Rob Lowe Surprises Son with 5-Year Sobriety Chip During Drew Barrymore Show Appearance

"I love you … I'm proud of you, buddy," Lowe said to his son, after Barrymore praised the family for how they support one another.

Rob Lowe, son John Owen Lowe and Drew Barrymore all bonded over their respective sobriety journeys during a sweet moment on the latter’s talk show Thursday.

At one point in the hour, Barrymore praised the Lowes for how much they’ve “supported each other through amazing things” as a family, before giving some insight into how open she is with her own daughters about her struggles with alcohol.

“I’ve been really honest with my kids who are younger, but they know my story, they know I can’t drink, it’s not for me, it doesn’t work for me,” she shared. “They know my pitfalls and you guys are an incredible family unit that support each other through every high and low.”

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“We do and to be able to share recovery,” said Rob. “I have 33 years in recovery. Johnny’s got five years in and in fact, Johnny’s five year birthday was on Saturday and, Johnny, I want to give you your five year chip.”

Rob then reached into his pocked and pulled out the chip, presenting it to his son while telling him, “I love you, I’m proud of you, buddy.” John Owen, 28, was definitely surprised by the gesture, hugging his dad before saying, “That’s so sweet. Speechless. I usually have a witty retort, I don’t have one for that. That was very nice of you.”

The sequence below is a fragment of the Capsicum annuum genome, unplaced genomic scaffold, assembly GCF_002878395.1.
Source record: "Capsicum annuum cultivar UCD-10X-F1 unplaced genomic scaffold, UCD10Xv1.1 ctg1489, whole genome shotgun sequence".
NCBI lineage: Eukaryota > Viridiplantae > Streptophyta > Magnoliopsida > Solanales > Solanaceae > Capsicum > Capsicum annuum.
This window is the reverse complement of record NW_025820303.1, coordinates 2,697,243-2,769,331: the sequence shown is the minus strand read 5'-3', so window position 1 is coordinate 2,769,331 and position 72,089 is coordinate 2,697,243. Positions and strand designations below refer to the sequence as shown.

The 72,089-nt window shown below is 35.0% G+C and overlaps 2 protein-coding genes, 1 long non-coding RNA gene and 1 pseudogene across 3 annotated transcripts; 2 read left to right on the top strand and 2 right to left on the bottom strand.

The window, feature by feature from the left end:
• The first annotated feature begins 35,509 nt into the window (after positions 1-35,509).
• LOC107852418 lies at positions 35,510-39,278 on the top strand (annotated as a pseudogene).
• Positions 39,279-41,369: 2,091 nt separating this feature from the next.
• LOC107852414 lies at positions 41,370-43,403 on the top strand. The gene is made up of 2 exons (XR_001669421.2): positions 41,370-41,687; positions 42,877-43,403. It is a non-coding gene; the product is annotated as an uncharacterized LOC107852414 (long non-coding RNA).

Rob, 59, has been open with his own journey with sobriety. The “9-1-1: Lone Star” actor struggled with addiction — including drug and alcohol abuse — when he got into the party scene after finding fame as part of Hollywood’s Brat Pack with films such as 1983’s “The Outsiders” and 1985’s “St. Elmo’s Fire.”

He credits his 1989 sex tape scandal as “one of the reasons why I got sober.”

Rob Lowe's Son John Owen on Nepotism, Drugs and Dad's Sex Tape

In a joint interview with his dad for Men’s Health earlier this month, John Owen said he had “many times” where he could have died due to his own addiction.

“I really liked to push the limits of my body and numb out as much as I could,” he admitted. “There’s a certain level of self-doubt, or uncomfortability with one’s self. The more insecure I grew, the more aggressively I used—to medicate. I’ve been to many hospitals many times. I’ve been very lucky.”

He went on to credit his parents for helping him get sober.

“When I was at my lowest points, my parents were throwing their lifeline of recovery at me in a way that I was like, Ahhh, get away! It’s abrasive. It’s like I was drowning and they were slamming me on the head with the life raft. Because my feelings were that I didn’t matter, and a lot of that stemmed from having the dad that I had,” he explained. “Once I was treated as if my voice and opinion were valid, I was able to access a part of me that was scared and hiding. Finally the thing that worked was when they said, ‘We love you and we’re scared.'”

His father Rob added, “I have a slightly different—not different, but additional view. Which is, he wasn’t ready for us to turn the keys over to him. His perspective is he woke up one morning and we did it. Why didn’t we do it earlier? Well, there was a f—ing good reason we didn’t. He wasn’t ready.”

The pair’s Netflix show “Unstable” is streaming now.

If you or someone you know is struggling with substance abuse, get help. The Substance Abuse and Mental Health Services Administration (SAMHSA) National Helpline (1-800-662-4357) provides 24/7, free, confidential support for people in distress.

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